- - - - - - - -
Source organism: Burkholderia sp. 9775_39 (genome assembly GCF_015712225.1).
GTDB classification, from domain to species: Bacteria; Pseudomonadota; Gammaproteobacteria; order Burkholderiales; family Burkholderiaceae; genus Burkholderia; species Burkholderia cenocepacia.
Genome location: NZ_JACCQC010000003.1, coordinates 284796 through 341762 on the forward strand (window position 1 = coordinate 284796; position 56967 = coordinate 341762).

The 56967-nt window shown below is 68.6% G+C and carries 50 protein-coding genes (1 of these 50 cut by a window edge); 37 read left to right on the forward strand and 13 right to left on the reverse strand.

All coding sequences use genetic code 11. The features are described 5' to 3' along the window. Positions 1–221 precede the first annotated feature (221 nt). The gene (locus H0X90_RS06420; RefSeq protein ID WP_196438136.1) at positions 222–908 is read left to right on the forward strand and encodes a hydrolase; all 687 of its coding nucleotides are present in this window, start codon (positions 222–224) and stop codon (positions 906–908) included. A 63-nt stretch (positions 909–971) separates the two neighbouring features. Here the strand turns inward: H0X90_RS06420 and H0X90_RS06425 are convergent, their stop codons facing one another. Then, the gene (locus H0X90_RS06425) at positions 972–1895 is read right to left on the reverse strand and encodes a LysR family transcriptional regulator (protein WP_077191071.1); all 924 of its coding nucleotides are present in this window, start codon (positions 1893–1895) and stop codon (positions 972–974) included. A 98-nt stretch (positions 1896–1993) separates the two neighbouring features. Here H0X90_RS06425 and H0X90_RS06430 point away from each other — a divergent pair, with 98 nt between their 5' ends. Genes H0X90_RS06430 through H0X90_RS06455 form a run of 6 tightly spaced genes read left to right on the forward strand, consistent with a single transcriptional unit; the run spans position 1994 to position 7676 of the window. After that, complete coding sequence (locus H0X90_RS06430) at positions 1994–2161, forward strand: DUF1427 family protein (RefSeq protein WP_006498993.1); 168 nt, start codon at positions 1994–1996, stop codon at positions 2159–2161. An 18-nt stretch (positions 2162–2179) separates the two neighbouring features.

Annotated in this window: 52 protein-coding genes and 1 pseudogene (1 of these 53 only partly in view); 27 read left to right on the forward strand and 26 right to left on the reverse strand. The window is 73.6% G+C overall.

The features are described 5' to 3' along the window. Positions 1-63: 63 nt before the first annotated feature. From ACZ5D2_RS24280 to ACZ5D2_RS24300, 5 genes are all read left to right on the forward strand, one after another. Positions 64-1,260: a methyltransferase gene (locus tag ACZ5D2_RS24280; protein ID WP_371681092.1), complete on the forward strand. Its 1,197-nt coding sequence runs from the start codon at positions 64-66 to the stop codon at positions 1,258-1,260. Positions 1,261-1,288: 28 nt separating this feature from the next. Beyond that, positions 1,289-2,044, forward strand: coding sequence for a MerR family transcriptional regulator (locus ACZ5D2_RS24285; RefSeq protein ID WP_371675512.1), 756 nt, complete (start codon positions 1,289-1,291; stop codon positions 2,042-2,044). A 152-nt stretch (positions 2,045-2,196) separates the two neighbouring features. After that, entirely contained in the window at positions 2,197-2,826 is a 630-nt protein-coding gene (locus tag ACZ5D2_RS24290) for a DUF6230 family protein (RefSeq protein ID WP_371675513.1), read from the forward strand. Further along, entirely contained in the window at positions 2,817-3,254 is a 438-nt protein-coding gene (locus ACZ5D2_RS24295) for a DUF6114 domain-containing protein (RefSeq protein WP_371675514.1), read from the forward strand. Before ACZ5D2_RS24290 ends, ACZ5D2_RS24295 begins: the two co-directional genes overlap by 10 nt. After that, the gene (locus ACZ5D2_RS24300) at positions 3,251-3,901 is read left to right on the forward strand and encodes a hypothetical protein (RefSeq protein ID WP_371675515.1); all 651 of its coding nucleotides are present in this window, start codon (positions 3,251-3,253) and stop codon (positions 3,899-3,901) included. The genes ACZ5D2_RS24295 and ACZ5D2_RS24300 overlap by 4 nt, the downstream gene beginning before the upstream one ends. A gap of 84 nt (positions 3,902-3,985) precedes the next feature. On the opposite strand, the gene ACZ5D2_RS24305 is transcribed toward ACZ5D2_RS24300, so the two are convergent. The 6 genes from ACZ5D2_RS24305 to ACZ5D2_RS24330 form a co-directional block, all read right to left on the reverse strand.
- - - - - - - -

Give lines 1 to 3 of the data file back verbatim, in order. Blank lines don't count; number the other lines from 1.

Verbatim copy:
Source organism: Burkholderia sp. 9775_39 (genome assembly GCF_015712225.1).
GTDB classification, from domain to species: Bacteria; Pseudomonadota; Gammaproteobacteria; order Burkholderiales; family Burkholderiaceae; genus Burkholderia; species Burkholderia cenocepacia.
Genome location: NZ_JACCQC010000003.1, coordinates 284796 through 341762 on the forward strand (window position 1 = coordinate 284796; position 56967 = coordinate 341762).